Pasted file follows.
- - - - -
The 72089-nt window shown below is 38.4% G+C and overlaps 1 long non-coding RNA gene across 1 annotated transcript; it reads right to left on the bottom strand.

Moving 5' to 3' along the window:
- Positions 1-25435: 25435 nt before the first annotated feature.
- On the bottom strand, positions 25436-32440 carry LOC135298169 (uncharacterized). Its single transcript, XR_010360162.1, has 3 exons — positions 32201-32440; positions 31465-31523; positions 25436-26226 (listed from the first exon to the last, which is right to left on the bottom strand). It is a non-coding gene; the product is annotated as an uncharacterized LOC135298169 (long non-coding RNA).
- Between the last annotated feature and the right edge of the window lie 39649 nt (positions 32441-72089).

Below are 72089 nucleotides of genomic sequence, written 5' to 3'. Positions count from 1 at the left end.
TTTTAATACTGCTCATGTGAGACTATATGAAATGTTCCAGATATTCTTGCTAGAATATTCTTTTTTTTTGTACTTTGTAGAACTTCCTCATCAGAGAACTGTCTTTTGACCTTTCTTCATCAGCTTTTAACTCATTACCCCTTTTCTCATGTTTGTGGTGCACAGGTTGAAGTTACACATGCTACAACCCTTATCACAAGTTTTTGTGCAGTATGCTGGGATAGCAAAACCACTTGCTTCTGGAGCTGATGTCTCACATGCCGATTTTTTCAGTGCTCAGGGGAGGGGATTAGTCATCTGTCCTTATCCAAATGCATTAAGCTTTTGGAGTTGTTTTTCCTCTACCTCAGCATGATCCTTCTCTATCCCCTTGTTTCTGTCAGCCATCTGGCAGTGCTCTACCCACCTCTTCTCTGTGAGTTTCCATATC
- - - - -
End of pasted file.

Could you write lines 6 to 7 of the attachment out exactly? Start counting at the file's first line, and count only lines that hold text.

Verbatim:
Below are 72089 nucleotides of genomic sequence, written 5' to 3'. Positions count from 1 at the left end.
TTTTAATACTGCTCATGTGAGACTATATGAAATGTTCCAGATATTCTTGCTAGAATATTCTTTTTTTTTGTACTTTGTAGAACTTCCTCATCAGAGAACTGTCTTTTGACCTTTCTTCATCAGCTTTTAACTCATTACCCCTTTTCTCATGTTTGTGGTGCACAGGTTGAAGTTACACATGCTACAACCCTTATCACAAGTTTTTGTGCAGTATGCTGGGATAGCAAAACCACTTGCTTCTGGAGCTGATGTCTCACATGCCGATTTTTTCAGTGCTCAGGGGAGGGGATTAGTCATCTGTCCTTATCCAAATGCATTAAGCTTTTGGAGTTGTTTTTCCTCTACCTCAGCATGATCCTTCTCTATCCCCTTGTTTCTGTCAGCCATCTGGCAGTGCTCTACCCACCTCTTCTCTGTGAGTTTCCATATC